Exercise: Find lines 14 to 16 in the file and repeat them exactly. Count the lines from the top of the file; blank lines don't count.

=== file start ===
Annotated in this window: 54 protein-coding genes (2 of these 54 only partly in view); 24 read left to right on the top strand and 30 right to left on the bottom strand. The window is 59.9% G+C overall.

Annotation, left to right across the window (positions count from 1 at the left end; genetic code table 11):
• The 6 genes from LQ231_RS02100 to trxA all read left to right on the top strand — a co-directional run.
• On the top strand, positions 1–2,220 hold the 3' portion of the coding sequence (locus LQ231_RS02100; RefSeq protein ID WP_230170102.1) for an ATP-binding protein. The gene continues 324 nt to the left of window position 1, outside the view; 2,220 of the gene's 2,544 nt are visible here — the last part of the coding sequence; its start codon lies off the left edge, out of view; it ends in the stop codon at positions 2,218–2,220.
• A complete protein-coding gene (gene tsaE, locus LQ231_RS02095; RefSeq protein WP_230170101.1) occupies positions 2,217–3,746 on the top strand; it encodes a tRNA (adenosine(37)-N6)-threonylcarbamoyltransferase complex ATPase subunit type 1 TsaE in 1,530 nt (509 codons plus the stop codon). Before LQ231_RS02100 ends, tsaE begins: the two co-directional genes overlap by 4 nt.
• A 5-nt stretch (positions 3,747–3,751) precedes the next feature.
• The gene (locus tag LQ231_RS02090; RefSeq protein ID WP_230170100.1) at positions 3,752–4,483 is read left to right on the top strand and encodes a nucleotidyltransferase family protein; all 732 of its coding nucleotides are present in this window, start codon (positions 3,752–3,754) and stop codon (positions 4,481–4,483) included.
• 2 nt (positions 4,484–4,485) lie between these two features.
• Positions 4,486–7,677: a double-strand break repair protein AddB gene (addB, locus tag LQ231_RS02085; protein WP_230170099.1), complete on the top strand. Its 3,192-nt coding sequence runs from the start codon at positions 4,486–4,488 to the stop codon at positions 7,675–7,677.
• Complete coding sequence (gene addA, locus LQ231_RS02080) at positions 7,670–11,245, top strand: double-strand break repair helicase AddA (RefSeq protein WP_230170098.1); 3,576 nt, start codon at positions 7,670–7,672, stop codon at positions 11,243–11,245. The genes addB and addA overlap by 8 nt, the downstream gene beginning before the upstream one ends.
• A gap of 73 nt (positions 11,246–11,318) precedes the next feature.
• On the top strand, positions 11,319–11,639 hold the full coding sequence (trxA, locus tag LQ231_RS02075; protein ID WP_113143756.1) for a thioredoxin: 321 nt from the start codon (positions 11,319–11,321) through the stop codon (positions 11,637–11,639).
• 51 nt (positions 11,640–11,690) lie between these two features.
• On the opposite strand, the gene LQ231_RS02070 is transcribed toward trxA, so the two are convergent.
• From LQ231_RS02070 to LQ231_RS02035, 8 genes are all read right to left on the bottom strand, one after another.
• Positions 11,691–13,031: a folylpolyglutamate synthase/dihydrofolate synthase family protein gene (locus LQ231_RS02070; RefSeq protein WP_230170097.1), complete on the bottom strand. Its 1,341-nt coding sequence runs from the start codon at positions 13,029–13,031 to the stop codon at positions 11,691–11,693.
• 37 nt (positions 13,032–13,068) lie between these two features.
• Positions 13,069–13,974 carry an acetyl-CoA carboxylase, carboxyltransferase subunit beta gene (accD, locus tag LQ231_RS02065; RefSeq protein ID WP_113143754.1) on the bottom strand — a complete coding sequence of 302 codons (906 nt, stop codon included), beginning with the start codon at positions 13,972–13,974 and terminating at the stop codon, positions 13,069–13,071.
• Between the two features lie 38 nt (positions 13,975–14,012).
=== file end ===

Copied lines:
• On the opposite strand, the gene LQ231_RS02070 is transcribed toward trxA, so the two are convergent.
• From LQ231_RS02070 to LQ231_RS02035, 8 genes are all read right to left on the bottom strand, one after another.
• Positions 11,691–13,031: a folylpolyglutamate synthase/dihydrofolate synthase family protein gene (locus LQ231_RS02070; RefSeq protein WP_230170097.1), complete on the bottom strand. Its 1,341-nt coding sequence runs from the start codon at positions 13,029–13,031 to the stop codon at positions 11,691–11,693.